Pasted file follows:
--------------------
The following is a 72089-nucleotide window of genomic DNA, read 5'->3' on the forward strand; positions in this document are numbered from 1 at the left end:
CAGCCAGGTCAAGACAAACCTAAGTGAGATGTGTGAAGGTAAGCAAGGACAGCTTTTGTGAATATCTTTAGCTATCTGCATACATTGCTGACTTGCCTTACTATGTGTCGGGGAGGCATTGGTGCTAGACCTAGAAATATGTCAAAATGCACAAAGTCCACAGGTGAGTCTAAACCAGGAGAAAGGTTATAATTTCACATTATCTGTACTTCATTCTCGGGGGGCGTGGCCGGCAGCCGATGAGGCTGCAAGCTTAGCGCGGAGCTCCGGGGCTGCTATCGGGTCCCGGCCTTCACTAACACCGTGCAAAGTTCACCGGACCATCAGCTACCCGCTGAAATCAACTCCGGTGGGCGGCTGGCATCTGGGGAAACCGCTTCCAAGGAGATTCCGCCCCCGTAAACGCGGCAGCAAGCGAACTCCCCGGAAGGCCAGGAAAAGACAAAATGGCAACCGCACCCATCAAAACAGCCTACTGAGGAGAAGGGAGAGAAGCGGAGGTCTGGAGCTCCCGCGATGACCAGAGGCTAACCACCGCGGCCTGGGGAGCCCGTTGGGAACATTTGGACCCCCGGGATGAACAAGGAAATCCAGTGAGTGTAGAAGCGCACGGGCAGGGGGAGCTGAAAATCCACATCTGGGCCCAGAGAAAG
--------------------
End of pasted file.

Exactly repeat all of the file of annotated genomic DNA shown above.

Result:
The following is a 72089-nucleotide window of genomic DNA, read 5'->3' on the forward strand; positions in this document are numbered from 1 at the left end:
CAGCCAGGTCAAGACAAACCTAAGTGAGATGTGTGAAGGTAAGCAAGGACAGCTTTTGTGAATATCTTTAGCTATCTGCATACATTGCTGACTTGCCTTACTATGTGTCGGGGAGGCATTGGTGCTAGACCTAGAAATATGTCAAAATGCACAAAGTCCACAGGTGAGTCTAAACCAGGAGAAAGGTTATAATTTCACATTATCTGTACTTCATTCTCGGGGGGCGTGGCCGGCAGCCGATGAGGCTGCAAGCTTAGCGCGGAGCTCCGGGGCTGCTATCGGGTCCCGGCCTTCACTAACACCGTGCAAAGTTCACCGGACCATCAGCTACCCGCTGAAATCAACTCCGGTGGGCGGCTGGCATCTGGGGAAACCGCTTCCAAGGAGATTCCGCCCCCGTAAACGCGGCAGCAAGCGAACTCCCCGGAAGGCCAGGAAAAGACAAAATGGCAACCGCACCCATCAAAACAGCCTACTGAGGAGAAGGGAGAGAAGCGGAGGTCTGGAGCTCCCGCGATGACCAGAGGCTAACCACCGCGGCCTGGGGAGCCCGTTGGGAACATTTGGACCCCCGGGATGAACAAGGAAATCCAGTGAGTGTAGAAGCGCACGGGCAGGGGGAGCTGAAAATCCACATCTGGGCCCAGAGAAAG